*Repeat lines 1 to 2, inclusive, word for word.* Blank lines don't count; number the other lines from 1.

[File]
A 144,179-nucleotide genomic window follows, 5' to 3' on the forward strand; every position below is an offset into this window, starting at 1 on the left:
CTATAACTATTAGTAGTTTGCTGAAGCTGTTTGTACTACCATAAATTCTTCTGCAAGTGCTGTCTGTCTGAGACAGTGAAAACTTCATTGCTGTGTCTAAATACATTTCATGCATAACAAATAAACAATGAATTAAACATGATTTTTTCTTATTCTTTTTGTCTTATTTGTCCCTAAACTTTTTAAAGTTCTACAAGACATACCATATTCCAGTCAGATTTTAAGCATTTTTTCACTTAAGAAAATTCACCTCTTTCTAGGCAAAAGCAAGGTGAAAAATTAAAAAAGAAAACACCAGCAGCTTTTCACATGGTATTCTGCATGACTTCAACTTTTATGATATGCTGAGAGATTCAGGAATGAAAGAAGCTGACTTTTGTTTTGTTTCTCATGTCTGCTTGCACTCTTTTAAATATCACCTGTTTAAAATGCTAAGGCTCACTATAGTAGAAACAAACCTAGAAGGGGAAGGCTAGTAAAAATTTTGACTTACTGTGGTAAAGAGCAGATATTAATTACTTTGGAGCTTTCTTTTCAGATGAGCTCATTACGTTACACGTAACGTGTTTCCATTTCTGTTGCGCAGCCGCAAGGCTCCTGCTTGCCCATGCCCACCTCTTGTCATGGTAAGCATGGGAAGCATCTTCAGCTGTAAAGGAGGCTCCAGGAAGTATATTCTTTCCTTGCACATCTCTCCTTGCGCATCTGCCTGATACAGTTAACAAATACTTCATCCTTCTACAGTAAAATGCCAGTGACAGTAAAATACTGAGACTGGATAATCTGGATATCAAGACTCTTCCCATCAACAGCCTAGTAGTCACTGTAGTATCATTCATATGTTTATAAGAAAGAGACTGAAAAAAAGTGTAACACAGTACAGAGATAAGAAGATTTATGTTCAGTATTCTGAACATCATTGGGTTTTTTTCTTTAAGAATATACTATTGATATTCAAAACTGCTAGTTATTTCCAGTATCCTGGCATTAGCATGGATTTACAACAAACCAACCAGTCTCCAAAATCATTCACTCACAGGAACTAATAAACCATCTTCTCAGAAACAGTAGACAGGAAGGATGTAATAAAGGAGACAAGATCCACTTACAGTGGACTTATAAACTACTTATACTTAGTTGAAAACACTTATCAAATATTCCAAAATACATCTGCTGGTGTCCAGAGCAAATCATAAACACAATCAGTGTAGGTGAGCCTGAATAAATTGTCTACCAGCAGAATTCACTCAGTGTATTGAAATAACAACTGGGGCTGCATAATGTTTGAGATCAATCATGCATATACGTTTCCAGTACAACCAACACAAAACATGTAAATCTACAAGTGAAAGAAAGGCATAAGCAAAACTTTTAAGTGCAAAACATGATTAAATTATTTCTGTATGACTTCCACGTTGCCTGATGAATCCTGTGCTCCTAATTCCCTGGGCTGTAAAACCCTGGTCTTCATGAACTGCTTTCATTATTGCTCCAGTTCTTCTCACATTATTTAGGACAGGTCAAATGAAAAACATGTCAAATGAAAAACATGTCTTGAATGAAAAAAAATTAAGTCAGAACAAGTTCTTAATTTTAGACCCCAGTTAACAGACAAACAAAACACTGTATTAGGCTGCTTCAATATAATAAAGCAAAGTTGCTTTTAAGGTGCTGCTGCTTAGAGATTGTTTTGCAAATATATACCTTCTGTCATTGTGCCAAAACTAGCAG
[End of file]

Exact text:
A 144,179-nucleotide genomic window follows, 5' to 3' on the forward strand; every position below is an offset into this window, starting at 1 on the left:
CTATAACTATTAGTAGTTTGCTGAAGCTGTTTGTACTACCATAAATTCTTCTGCAAGTGCTGTCTGTCTGAGACAGTGAAAACTTCATTGCTGTGTCTAAATACATTTCATGCATAACAAATAAACAATGAATTAAACATGATTTTTTCTTATTCTTTTTGTCTTATTTGTCCCTAAACTTTTTAAAGTTCTACAAGACATACCATATTCCAGTCAGATTTTAAGCATTTTTTCACTTAAGAAAATTCACCTCTTTCTAGGCAAAAGCAAGGTGAAAAATTAAAAAAGAAAACACCAGCAGCTTTTCACATGGTATTCTGCATGACTTCAACTTTTATGATATGCTGAGAGATTCAGGAATGAAAGAAGCTGACTTTTGTTTTGTTTCTCATGTCTGCTTGCACTCTTTTAAATATCACCTGTTTAAAATGCTAAGGCTCACTATAGTAGAAACAAACCTAGAAGGGGAAGGCTAGTAAAAATTTTGACTTACTGTGGTAAAGAGCAGATATTAATTACTTTGGAGCTTTCTTTTCAGATGAGCTCATTACGTTACACGTAACGTGTTTCCATTTCTGTTGCGCAGCCGCAAGGCTCCTGCTTGCCCATGCCCACCTCTTGTCATGGTAAGCATGGGAAGCATCTTCAGCTGTAAAGGAGGCTCCAGGAAGTATATTCTTTCCTTGCACATCTCTCCTTGCGCATCTGCCTGATACAGTTAACAAATACTTCATCCTTCTACAGTAAAATGCCAGTGACAGTAAAATACTGAGACTGGATAATCTGGATATCAAGACTCTTCCCATCAACAGCCTAGTAGTCACTGTAGTATCATTCATATGTTTATAAGAAAGAGACTGAAAAAAAGTGTAACACAGTACAGAGATAAGAAGATTTATGTTCAGTATTCTGAACATCATTGGGTTTTTTTCTTTAAGAATATACTATTGATATTCAAAACTGCTAGTTATTTCCAGTATCCTGGCATTAGCATGGATTTACAACAAACCAACCAGTCTCCAAAATCATTCACTCACAGGAACTAATAAACCATCTTCTCAGAAACAGTAGACAGGAAGGATGTAATAAAGGAGACAAGATCCACTTACAGTGGACTTATAAACTACTTATACTTAGTTGAAAACACTTATCAAATATTCCAAAATACATCTGCTGGTGTCCAGAGCAAATCATAAACACAATCAGTGTAGGTGAGCCTGAATAAATTGTCTACCAGCAGAATTCACTCAGTGTATTGAAATAACAACTGGGGCTGCATAATGTTTGAGATCAATCATGCATATACGTTTCCAGTACAACCAACACAAAACATGTAAATCTACAAGTGAAAGAAAGGCATAAGCAAAACTTTTAAGTGCAAAACATGATTAAATTATTTCTGTATGACTTCCACGTTGCCTGATGAATCCTGTGCTCCTAATTCCCTGGGCTGTAAAACCCTGGTCTTCATGAACTGCTTTCATTATTGCTCCAGTTCTTCTCACATTATTTAGGACAGGTCAAATGAAAAACATGTCAAATGAAAAACATGTCTTGAATGAAAAAAAATTAAGTCAGAACAAGTTCTTAATTTTAGACCCCAGTTAACAGACAAACAAAACACTGTATTAGGCTGCTTCAATATAATAAAGCAAAGTTGCTTTTAAGGTGCTGCTGCTTAGAGATTGTTTTGCAAATATATACCTTCTGTCATTGTGCCAAAACTAGCAG